In a 5-4 decision, the Supreme Court held that families have a right to seek the best educational opportunities for their children, by preventing states from blocking the participation of religiously affiliated schools in state school choice programs.
In Espinoza v. Montana Department of Revenue, the court ruled that the application of a “no-aid” provision in Montana’s Constitution violated the Free Exercise Clause of the First Amendment of the U.S. Constitution, since it barred state tax credit scholarships from being used at private religious schools.
In a huge win for families, the high court held that states cannot apply the no-aid provision to discriminate against religious schools by excluding them from private school choice programs.
In 2002, the court’s ruling in Zelman v. Simmons-Harris held that the Establishment Clause of the U.S. Constitution did not block parents from choosing schools that are the best fit for their children, including religious schools.
Tuesday’s decision in Espinoza removed the largest state constitutional obstacle by holding that so-called Blaine Amendments cannot be used to deny choice to parents.
Under the U.S. Constitution, states no longer may prevent parents from choosing religious schools if they are participating in a school choice program.
“A state need not subsidize private education. But once a State decides to do so, it cannot disqualify some private schools simply because they are religious,” Chief Justice John Roberts wrote in the opinion of the court in Espinoza.
This decision struck a blow to the notoriously anti-Catholic Blaine Amendment in Montana’s Constitution that sanctioned explicit discrimination against religious schools in funding. Montana’s discrimination hurt families who have a wide variety of values and preferences when it comes to their children’s education.
As the Supreme Court had previously noted, Blaine Amendments have an “ignoble” history. The amendments are named after Sen. James G. Blaine of Maine, who in 1875 sought a federal constitutional prohibition of aid to “sectarian” schools.
“Consideration of the amendment arose at a time of pervasive hostility to the Catholic Church and to Catholics in general, and it was an open secret that sectarian was code for Catholic,” Justice Clarence Thomas wrote in the court’s Mitchell v. Helms decision in 2000.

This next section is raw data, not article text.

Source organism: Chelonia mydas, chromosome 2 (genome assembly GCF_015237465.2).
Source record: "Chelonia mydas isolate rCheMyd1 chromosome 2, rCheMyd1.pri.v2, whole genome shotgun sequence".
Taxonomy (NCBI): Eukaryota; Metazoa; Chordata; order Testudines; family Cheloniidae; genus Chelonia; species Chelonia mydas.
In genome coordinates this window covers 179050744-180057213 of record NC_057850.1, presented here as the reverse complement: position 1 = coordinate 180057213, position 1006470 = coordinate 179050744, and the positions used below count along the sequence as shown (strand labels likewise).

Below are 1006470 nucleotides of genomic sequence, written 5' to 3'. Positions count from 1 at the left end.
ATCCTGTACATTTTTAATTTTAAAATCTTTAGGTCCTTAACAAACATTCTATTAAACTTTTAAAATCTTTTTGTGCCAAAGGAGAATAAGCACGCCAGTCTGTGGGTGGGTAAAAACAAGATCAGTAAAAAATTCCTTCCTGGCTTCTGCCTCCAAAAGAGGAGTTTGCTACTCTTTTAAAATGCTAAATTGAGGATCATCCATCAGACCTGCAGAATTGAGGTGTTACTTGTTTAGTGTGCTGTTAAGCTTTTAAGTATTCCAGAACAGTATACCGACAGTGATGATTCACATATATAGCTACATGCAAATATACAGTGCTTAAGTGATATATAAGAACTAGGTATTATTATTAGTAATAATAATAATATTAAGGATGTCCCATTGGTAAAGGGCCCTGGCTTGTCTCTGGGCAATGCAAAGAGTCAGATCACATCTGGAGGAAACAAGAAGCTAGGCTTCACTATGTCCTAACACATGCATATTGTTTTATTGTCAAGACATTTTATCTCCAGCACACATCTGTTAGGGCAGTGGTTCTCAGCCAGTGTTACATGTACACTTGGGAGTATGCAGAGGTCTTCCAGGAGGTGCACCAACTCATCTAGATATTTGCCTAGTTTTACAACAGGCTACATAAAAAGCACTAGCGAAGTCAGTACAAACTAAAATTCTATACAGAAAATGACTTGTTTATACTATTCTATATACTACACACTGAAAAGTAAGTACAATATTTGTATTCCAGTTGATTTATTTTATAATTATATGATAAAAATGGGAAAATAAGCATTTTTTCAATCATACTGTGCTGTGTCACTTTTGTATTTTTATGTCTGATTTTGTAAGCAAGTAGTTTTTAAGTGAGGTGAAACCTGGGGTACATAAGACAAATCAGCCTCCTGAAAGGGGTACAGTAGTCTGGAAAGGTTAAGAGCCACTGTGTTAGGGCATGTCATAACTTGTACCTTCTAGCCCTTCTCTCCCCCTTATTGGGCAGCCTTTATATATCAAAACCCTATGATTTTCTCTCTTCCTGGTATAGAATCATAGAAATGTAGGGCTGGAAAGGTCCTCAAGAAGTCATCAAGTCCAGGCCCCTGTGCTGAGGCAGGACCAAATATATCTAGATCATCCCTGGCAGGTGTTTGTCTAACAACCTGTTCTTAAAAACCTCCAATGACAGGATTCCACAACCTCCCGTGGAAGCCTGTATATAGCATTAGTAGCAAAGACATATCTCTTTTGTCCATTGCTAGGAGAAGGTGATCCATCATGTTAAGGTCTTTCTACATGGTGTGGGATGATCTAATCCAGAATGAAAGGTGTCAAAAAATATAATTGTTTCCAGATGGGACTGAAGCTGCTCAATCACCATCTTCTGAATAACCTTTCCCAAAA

As Jarrett Stepman and one of us, Lindsey Burke, wrote previously in the Journal of School Choice:
Catholics sought to establish their own schools, and proposed that funding should follow, as it had to the common school (proto-public schools).
Supporters of the common school movement perceived a threat to its mission in such proposals. … Against this backdrop, Blaine [Amendments] sought to prevent aid to Catholic schooling as part of a wider reaction to increased Catholic immigration.
Blaine’s effort to amend the U.S. Constitution failed in 1875, but his effort still served as a major impediment to school choice, continuing to thwart modern-day school choice programs in the 21st century.
That’s because 37 states went on to adopt similar amendments, sometimes referred to as “baby Blaine Amendments.” Prior to today’s ruling, in states such as Montana, many of these state Blaine Amendments and similar “compelled support” clauses restricted or outright prohibited the use of taxpayer funds at private religious schools.
This timeline shows when states adopted Blaine Amendments and similar “compelled support” clauses.
The Supreme Court made it clear Tuesday that the Free Exercise Clause of the Constitution prohibits discrimination against religious schools on the basis of their religious status—a status that provides families with more education options that best meet the needs of their children.
The high court said that if states create a publicly available benefit, such as a scholarship program, they must allow religious schools to participate. The states that have Blaine Amendments in place are now prohibited from excluding religious school options.
In Mitchell v. Helms, Thomas wrote of Blaine Amendments: “This doctrine, born of bigotry, should be buried now.” On Tuesday, the Supreme Court’s decision in Espinoza took us one step closer to achieving that goal.
Now is the time for states to cast aside these 19th-century rules rooted in prejudice that unfairly punish religious families, students, and schools. The Constitution requires states to provide a level playing field for religious and secular education.
The legal impediment to school choice programs is now gone, and it’s up to state legislatures to move forward advancing education choice.
The court made it clear that policymakers across the country now have the power to enact robust school choice programs. They should do just that.